What Can I Do If My Child’s Other Parent is Trying to Limit My Visitation Rights?
In some cases, one parent may try to limit the other parent’s time with the child. Sometimes, this may be done for selfish reasons, and sometimes, it may be done because the parent truly believes that it is not in the child’s best interests to spend time with his or her other parent.
Depending on which of these situations is true, your actions may need to vary.
If your child’s other parent is acting vindictively, it may not be in your child’s best interest to spend time with that parent. Usually it is in the child’s best interest to spend time with and to maintain a relationship with both parents, and both parents should encourage the child’s relationship with the other parent. You should discuss your concerns with an attorney who can help you build a case around the child’s best interest.
If you have little or no existing relationship with the child, even if it is because of the actions of the other parent, it is in your best interest to ask for supervised visitation until you can have a relationship with your child. Once you and your child have an established relationship, you may ask for unsupervised visitation, and eventually, you may be able to have joint custody of your child.
However, unless it is not in the child’s best interest to spend time with you, you have a right to spend time with your child. It may not be in your child’s best interest to spend time with you if you have a history of violence or child abuse, substance abuse, or if it can be shown that you do not provide a safe environment for your child, your child’s other parent may have a valid reason to prevent you from unsupervised visitation. When it comes to child custody and visitation, if you have any worries about the order, try to be specific.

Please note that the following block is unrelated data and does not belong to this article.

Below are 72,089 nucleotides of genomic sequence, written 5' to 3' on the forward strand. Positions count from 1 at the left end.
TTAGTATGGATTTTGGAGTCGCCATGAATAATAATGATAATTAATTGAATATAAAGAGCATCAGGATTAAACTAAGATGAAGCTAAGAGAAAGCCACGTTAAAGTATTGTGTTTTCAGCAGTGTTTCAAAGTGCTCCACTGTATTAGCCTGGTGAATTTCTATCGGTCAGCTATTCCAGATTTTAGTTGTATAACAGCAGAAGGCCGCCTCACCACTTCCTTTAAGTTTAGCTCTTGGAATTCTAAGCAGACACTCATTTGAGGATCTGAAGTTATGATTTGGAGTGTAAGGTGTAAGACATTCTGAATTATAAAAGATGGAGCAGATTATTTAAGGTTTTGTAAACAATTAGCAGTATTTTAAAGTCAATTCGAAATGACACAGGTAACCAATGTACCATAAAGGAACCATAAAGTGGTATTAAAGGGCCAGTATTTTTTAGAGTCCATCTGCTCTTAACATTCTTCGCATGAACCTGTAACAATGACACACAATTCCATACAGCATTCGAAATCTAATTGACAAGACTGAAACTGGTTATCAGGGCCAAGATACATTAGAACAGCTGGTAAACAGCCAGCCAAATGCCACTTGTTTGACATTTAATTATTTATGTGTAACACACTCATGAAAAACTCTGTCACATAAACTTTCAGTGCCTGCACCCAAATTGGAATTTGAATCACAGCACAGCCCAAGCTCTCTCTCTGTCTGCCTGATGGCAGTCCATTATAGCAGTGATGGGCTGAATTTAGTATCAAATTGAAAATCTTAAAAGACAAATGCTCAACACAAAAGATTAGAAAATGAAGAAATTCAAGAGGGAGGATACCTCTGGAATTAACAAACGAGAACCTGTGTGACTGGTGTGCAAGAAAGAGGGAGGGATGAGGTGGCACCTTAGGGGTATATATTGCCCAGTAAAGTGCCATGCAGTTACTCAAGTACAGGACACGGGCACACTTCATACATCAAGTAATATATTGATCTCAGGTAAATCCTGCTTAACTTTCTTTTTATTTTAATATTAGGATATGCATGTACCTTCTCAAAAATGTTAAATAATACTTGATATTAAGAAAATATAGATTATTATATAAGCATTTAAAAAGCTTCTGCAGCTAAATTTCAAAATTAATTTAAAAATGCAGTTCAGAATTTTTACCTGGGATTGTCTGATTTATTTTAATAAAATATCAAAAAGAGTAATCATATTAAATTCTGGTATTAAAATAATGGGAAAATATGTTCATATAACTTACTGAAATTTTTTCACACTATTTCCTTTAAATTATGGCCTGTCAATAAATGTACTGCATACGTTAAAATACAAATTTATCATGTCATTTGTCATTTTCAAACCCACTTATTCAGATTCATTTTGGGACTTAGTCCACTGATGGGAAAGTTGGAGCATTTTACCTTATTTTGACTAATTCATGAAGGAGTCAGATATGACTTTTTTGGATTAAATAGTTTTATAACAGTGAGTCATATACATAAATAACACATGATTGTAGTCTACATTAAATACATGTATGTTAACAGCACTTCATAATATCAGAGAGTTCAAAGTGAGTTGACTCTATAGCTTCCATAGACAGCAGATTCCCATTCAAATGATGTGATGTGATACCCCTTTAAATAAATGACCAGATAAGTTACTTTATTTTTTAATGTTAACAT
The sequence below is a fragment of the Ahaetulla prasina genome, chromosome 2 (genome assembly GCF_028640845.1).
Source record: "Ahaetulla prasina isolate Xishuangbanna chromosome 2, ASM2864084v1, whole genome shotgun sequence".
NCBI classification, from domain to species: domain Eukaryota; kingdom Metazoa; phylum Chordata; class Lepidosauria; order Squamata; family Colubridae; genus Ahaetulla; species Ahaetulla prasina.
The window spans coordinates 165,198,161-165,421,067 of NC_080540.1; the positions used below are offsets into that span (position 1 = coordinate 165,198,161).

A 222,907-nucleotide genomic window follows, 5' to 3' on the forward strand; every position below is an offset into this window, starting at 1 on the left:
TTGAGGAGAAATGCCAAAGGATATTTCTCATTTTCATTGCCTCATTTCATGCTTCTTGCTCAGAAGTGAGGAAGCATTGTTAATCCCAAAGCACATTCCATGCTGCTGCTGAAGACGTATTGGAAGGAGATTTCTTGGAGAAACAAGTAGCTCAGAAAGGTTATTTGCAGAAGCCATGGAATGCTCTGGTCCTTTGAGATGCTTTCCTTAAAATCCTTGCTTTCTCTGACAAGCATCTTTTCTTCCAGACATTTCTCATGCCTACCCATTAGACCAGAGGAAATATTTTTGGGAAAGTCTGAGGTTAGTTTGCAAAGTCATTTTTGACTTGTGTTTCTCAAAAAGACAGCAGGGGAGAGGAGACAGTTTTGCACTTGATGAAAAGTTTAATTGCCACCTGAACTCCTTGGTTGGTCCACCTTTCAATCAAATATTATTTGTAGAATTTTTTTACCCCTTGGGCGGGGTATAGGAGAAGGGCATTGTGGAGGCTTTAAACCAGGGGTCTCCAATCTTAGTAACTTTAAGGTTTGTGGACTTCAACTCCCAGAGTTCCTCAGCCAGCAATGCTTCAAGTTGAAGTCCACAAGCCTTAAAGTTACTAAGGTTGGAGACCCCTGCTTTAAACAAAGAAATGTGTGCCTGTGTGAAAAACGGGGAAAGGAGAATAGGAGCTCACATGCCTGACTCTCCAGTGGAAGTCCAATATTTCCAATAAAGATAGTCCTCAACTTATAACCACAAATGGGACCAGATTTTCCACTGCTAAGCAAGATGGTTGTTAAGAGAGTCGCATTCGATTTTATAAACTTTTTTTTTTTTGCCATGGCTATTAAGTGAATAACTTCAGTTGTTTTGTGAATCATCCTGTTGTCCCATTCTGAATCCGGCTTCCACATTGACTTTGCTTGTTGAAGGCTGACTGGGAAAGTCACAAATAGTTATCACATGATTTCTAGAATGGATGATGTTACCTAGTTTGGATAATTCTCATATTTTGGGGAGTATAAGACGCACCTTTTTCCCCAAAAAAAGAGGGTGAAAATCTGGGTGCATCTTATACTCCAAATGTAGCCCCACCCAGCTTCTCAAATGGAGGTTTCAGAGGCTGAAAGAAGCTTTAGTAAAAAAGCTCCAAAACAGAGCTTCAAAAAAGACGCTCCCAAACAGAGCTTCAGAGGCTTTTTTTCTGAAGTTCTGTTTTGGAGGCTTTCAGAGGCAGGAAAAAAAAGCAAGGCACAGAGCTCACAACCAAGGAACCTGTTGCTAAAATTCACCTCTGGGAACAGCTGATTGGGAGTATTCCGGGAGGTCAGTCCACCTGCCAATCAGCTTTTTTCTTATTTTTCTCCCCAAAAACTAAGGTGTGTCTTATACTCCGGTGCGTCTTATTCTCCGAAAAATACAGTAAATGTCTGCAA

If you are worried that you may lose the right to either custody or visitation with your child, contact your family lawyer as soon as possible.
What if One Parent is Moving Away?
Sometimes, one parent may need to relocate to a new city, state, or country. When a parent remarries, has new children, accepts a new job, or is transferred to a new location, a child custody order may need to be modified to accommodate the new situation. Depending on the child’s relationship with each parent, the existing custody arrangement, and the child’s age and relationship with his or her community, school, and friends, the child may be required to move with the moving parent, or to stay in his or her home community with the parent remaining behind.
If you are worried about losing custody or visitation due to either your relocation, or the relocation of your child’s other parent, it is important that you discuss your case with a child custody lawyer in your area. Relocation and move away cases can be complicated, and they can bring out the worst in people. Your child deserves the best, and it is your responsibility to provide it for him or her.